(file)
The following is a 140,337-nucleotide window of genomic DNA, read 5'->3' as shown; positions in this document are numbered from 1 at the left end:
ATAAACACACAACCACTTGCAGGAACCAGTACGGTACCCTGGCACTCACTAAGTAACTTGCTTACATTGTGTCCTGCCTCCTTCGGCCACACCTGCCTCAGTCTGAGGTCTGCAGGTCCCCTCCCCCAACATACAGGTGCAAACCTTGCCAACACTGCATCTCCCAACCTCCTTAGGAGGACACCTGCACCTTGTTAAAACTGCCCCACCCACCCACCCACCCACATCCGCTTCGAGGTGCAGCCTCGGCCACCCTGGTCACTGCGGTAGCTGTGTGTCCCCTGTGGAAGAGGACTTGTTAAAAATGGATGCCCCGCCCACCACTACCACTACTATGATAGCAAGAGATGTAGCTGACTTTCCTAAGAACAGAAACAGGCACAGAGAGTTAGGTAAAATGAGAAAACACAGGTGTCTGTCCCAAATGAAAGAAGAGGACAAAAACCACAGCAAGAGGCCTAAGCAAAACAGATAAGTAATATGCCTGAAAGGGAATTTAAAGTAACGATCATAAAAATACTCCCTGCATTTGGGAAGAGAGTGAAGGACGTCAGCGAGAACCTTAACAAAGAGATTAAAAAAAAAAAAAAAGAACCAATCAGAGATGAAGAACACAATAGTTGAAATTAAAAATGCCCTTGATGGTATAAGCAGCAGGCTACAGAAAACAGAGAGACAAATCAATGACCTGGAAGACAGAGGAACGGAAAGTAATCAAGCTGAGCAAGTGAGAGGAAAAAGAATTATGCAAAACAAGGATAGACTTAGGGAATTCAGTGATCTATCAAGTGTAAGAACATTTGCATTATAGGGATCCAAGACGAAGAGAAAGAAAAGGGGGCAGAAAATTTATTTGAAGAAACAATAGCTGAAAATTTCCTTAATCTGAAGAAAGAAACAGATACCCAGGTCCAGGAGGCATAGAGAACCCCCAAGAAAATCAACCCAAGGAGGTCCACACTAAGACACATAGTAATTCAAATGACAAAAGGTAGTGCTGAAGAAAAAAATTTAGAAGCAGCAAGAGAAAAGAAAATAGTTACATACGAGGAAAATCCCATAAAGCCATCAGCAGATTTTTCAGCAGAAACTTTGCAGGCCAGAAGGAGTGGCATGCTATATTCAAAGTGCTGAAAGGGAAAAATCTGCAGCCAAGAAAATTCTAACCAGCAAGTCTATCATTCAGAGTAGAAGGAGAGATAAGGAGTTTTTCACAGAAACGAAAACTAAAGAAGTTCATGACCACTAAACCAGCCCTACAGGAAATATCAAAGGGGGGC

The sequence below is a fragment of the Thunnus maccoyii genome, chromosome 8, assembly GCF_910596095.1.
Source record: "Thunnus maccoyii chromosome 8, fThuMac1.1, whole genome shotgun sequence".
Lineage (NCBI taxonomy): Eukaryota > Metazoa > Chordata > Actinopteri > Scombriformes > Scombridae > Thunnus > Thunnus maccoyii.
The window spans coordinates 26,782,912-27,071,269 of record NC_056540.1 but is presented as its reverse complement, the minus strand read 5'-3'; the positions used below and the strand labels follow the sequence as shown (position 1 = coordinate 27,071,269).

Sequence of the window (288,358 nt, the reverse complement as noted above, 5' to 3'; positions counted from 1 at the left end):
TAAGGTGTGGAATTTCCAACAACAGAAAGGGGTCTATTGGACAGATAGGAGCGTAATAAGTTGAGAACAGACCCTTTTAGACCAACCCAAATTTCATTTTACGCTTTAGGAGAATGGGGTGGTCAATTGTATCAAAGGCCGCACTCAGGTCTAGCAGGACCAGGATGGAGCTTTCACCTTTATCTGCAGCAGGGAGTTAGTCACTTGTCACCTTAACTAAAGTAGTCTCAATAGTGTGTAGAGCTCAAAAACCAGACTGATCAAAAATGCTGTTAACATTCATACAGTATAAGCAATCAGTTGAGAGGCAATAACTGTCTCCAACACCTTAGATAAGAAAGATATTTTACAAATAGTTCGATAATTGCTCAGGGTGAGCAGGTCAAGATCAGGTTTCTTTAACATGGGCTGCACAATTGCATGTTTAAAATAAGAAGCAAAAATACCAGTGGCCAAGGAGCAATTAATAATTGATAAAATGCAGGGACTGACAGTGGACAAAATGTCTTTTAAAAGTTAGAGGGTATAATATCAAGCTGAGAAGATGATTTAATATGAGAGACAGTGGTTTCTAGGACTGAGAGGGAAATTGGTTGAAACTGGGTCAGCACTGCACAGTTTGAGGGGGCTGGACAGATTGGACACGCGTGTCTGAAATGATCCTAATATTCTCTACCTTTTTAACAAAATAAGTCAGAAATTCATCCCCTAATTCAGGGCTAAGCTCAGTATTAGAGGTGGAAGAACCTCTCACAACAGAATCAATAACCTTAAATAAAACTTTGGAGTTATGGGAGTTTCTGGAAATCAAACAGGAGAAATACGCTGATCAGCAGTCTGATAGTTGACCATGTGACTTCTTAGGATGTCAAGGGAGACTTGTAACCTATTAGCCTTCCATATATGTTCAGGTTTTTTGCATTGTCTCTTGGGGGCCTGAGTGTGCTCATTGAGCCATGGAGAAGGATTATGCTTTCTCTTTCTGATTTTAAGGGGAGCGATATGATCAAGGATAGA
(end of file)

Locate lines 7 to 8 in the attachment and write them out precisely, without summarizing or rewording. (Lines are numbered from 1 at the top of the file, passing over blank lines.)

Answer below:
Sequence of the window (288,358 nt, the reverse complement as noted above, 5' to 3'; positions counted from 1 at the left end):
TAAGGTGTGGAATTTCCAACAACAGAAAGGGGTCTATTGGACAGATAGGAGCGTAATAAGTTGAGAACAGACCCTTTTAGACCAACCCAAATTTCATTTTACGCTTTAGGAGAATGGGGTGGTCAATTGTATCAAAGGCCGCACTCAGGTCTAGCAGGACCAGGATGGAGCTTTCACCTTTATCTGCAGCAGGGAGTTAGTCACTTGTCACCTTAACTAAAGTAGTCTCAATAGTGTGTAGAGCTCAAAAACCAGACTGATCAAAAATGCTGTTAACATTCATACAGTATAAGCAATCAGTTGAGAGGCAATAACTGTCTCCAACACCTTAGATAAGAAAGATATTTTACAAATAGTTCGATAATTGCTCAGGGTGAGCAGGTCAAGATCAGGTTTCTTTAACATGGGCTGCACAATTGCATGTTTAAAATAAGAAGCAAAAATACCAGTGGCCAAGGAGCAATTAATAATTGATAAAATGCAGGGACTGACAGTGGACAAAATGTCTTTTAAAAGTTAGAGGGTATAATATCAAGCTGAGAAGATGATTTAATATGAGAGACAGTGGTTTCTAGGACTGAGAGGGAAATTGGTTGAAACTGGGTCAGCACTGCACAGTTTGAGGGGGCTGGACAGATTGGACACGCGTGTCTGAAATGATCCTAATATTCTCTACCTTTTTAACAAAATAAGTCAGAAATTCATCCCCTAATTCAGGGCTAAGCTCAGTATTAGAGGTGGAAGAACCTCTCACAACAGAATCAATAACCTTAAATAAAACTTTGGAGTTATGGGAGTTTCTGGAAATCAAACAGGAGAAATACGCTGATCAGCAGTCTGATAGTTGACCATGTGACTTCTTAGGATGTCAAGGGAGACTTGTAACCTATTAGCCTTCCATATATGTTCAGGTTTTTTGCATTGTCTCTTGGGGGCCTGAGTGTGCTCATTGAGCCATGGAGAAGGATTATGCTTTCTCTTTCTGATTTTAAGGGGAGCGATATGATCAAGGATAGA